Intention to destroy: evidence must be provided that the defendants intended to destroy the artwork or caused its destruction through gross negligence.
Exemptions: VARA provides a particular exception to the right against destruction known as the ‘public presentation’ exclusion (§106A.(C)(2)). The exception provides that: ‘the modification of a work of visual art which is the result of conservation, or of the public presentation, including lighting and placement, of the work is not a destruction, distortion, mutilation, or other modification…unless the modification is caused by gross negligence’.
The case of Phillips v Pembroke Real Estate Inc (2006)36 has cast doubt on whether the right to prevent destruction applies to certain site-specific artworks (i.e. those that form part of public outdoors location as opposed to being part of a building). In this case, the Appeal Court allowed the re-location of some of the claimant’s twenty-seven sculptures commissioned on the defendant’s part under the ‘public presentation’ exemption.
1. See, John Henry Merryman, Chapter 5, ‘The Artist’s Rights in the Work of Art’ in‘Law, Ethics and the Visual Arts’, Kluwer Law International, (2007) and Adrian Sterling, Chapter 8, ‘Moral Rights ’ in ‘World Copyright Law’, London, Sweet & Maxwell, (2008).
2. See, Martha Buskirk’s discussion of some of these disputes, for example, between Count Panza and Carl Andre and Donald Judd, in Chapter 1, ‘Authorship and Authority’ in ‘The Contingent Object of Contemporary Art’, The MIT Press, Cambridge, Mass (2005).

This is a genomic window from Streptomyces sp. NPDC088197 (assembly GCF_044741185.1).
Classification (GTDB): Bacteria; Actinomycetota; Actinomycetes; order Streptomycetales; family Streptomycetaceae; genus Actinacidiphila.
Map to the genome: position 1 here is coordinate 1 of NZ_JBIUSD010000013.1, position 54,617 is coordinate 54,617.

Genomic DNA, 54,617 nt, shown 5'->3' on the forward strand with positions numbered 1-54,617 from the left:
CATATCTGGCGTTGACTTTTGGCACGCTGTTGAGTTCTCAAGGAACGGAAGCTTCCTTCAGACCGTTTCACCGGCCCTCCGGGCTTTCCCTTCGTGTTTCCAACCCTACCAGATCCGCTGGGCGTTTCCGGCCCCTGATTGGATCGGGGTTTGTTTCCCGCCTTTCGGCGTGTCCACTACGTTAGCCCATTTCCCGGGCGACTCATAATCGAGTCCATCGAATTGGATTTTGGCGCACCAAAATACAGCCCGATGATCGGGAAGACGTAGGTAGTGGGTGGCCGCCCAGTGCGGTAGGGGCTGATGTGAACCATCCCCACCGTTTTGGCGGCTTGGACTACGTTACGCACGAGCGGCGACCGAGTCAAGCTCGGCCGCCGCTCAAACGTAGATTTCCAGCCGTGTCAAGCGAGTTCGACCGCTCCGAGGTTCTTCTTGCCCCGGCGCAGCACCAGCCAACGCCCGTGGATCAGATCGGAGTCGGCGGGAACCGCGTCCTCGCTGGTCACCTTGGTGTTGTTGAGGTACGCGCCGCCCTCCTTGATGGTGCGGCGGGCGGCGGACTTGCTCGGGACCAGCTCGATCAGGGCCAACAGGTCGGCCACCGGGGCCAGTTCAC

4. ‘The Artist’s Contract’ also known as ‘The Artist’s Reserved Rights Transfer and Sale Agreement’ (1971). See Alberro’s discussion in Chapter 7, ibid and also see Maria Eichhorn’s (ed.), ‘The Artrist’s Contract’, Walter Konig (2009), including interviews with artists who used and didn’t use ‘The Artist’s Contract’.
5. For a discussion of Serra’s dispute with the US General Services Administration, see Christina Michalos, ‘Murdering Art: Destruction of Art Works and Artists’ Moral Rights’ in ‘The Trials of Art’, edited by Daniel McClean, Ridinghouse, London (2007). See also C Weyegraf-Serra and M Buskirk (eds.) ‘The Destruction of Tilted Arc: Documents’, The MIT Press, Cambridge, Mass. (1991).
Comparison of Moral Rights
22. Turner Entertainment Co v Huston. On reference by the Cour de Cassation, the Versailles Court of Appeal (1994) ruled that the colorised version of ‘Asphalt Jungle’ infringed the moral rights of the director. CA Versailles, December 10, 1994, (1995) 164 R.I.D.A. 256.
A. Alberro, ‘Conceptual Art and the Politics of Publicity’, MIT Press, Cambridge Mass (2003).
L. Bently and B. Sherman, ‘Intellectual Property Law’ (3rd.Edition), Oxford University Press (2009).
J. Bresler and R. Lerner, ‘All About Rights for Visual Artists’, Practising Law Institute, New York (2006).
A. Dietz, ‘The Artist’s Right of Integrity under Copyright Law: A Comparative Approach’ (1994), 25 IIC 177.
J. Ginsburg, ‘Moral Rights in Common Law Systems’, (1990) Ent. LR. 121.
D. McClean (ed.), ‘The Trials of Art’, Ridinghouse (2007).
J. Merryman, ‘Law, Ethics and the Visual Arts’, 4th edition, Kluwer (2002).
A. Sterling, ‘World Copyright Law’, Sweet & Maxwell (2008).
F. Poullaud-Dulian, ‘The spirit of the work and the author’s moral right’ (2008) 215 R.I.D.A. 103.